Since the 1994 release of their now-classic full-length debut, Epistemological Despondency, formidable UK outfit Esoteric have never given any ground or sacrificed any of their forward-thinking, avant garde approach. Their albums — all but two of the total six are double-CDs — are massive, expansive slabs of divergent doom. They may hail from the home of the genre in Birmingham, but the only tradition Esoteric have ever adhered to is their own tradition of innovation.
Long established as an influential and guiding act for others who would be of their ilk, Esoteric return this month with their third outing for Season of Mist. Titled Paragon of Dissonance, the name could easily be extrapolated into a statement of intent on the part of the five-piece. Led by guitarist, vocalist and sole founding member Greg Chandler, the seven-song/94-minute collection not only renews Esoteric‘s spirit of willful progress, but continues their push into creative discomfort. On the verge of marking 20 years as a band in 2012, Chandler and Esoteric still refuse complacency at every turn.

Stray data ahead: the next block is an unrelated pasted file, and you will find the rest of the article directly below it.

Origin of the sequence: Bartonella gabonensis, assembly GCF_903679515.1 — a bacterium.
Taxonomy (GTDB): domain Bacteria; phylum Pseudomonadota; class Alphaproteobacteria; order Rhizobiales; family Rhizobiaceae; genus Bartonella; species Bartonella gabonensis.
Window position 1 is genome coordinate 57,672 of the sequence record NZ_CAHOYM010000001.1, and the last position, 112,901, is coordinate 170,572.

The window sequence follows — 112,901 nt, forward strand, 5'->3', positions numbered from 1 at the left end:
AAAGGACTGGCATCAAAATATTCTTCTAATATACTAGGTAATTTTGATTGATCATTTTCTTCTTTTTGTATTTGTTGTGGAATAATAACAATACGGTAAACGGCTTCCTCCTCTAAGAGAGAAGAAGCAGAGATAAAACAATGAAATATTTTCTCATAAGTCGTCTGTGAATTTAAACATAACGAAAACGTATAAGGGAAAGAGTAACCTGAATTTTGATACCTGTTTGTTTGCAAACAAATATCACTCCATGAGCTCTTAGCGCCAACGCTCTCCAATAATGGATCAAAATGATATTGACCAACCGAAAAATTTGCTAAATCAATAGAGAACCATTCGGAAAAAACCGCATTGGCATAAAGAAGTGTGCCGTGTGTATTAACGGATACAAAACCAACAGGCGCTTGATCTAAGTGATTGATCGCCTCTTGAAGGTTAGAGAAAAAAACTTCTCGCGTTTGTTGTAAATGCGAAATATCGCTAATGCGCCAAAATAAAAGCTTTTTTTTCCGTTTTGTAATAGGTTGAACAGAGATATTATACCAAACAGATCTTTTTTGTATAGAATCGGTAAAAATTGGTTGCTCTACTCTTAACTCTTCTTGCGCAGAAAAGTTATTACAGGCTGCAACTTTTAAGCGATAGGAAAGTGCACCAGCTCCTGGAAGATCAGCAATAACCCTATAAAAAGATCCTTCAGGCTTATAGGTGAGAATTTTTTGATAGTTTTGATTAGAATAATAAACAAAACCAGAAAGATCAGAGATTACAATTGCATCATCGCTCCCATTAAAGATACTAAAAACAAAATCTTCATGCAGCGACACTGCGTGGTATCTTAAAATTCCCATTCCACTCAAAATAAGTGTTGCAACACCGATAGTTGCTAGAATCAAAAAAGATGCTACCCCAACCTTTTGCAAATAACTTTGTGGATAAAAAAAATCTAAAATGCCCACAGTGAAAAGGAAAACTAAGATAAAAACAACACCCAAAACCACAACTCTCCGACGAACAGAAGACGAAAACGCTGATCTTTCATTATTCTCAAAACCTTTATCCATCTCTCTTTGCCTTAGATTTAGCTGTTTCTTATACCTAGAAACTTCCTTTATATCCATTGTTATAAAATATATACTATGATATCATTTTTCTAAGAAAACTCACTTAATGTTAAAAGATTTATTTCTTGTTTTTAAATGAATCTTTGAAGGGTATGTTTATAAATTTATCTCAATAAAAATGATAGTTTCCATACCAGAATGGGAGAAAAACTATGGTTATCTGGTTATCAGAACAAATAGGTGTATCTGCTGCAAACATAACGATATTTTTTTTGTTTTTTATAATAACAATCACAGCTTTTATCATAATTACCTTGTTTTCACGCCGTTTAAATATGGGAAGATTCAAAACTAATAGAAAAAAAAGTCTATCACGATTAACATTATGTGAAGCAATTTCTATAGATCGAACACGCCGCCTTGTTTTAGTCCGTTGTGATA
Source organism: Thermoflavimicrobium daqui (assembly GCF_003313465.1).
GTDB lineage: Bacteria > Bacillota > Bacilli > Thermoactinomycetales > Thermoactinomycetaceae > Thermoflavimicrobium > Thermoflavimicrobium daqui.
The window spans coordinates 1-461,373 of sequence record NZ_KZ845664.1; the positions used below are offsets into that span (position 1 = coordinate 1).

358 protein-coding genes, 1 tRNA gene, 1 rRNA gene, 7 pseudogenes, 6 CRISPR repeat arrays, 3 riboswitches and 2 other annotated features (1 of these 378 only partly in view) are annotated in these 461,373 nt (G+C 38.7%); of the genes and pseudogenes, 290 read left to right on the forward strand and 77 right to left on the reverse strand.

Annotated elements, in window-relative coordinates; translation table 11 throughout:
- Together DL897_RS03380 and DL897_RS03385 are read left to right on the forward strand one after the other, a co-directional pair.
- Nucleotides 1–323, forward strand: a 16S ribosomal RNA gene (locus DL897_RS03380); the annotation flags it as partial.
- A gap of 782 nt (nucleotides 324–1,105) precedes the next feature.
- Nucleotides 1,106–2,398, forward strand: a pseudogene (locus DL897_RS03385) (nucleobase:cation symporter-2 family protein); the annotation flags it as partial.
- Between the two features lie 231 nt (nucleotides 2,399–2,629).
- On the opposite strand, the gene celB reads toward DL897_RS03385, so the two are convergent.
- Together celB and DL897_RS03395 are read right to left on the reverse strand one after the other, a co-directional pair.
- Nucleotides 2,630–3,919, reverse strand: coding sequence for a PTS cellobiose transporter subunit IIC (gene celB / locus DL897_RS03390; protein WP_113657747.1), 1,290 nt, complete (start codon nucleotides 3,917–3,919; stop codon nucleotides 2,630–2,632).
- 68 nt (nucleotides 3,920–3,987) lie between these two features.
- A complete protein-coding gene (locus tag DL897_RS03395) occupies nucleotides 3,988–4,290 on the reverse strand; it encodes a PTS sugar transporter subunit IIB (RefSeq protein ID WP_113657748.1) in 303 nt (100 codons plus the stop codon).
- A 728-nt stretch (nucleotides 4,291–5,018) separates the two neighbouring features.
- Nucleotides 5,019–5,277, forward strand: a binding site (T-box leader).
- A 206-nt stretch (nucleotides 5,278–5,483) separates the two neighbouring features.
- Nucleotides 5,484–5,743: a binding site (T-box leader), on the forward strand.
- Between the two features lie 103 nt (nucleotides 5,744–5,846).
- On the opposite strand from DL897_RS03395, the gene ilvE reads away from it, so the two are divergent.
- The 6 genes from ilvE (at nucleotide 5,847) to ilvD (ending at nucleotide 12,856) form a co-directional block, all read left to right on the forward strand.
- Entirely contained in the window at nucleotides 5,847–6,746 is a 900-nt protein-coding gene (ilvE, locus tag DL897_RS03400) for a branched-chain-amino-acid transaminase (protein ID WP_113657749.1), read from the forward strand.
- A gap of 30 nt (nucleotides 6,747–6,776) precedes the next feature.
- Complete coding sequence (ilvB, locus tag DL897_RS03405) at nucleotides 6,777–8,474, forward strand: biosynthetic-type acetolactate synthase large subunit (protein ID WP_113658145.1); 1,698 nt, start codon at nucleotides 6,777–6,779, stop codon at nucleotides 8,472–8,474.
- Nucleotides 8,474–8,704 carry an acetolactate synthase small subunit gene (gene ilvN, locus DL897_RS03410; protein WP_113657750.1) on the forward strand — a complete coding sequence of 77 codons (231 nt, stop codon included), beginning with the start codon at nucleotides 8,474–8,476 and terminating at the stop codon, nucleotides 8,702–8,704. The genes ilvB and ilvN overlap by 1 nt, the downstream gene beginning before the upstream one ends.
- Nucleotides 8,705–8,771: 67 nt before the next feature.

And one thing about those turns: They are s-l-o-w. As much as Esoteric have maintained this musically adventurous spirit while skillfully weaving dirge melodies into oppressive, drawn-out doom, they’ve always taken their time doing it, and Paragon of Dissonance is no exception. To wit, the second-disc closer “Torrent of Ills,” unrepentantly tops 17 minutes.
In that time, Esoteric lurch their way through vivid atmospheres of wretched depression, never quite losing the sense of what also makes the bleak beautiful — at least until the destructive noise of the last several minutes rises to engulf the song, the album and seemingly everything else in its path. “Torrent of Ills” is an abyss to get lost in, and Season of Mist was kind enough to let me stream it for one week only on the player below. Hope you enjoy:
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Tags: Birmingham, Esoteric, Season of Mist, UK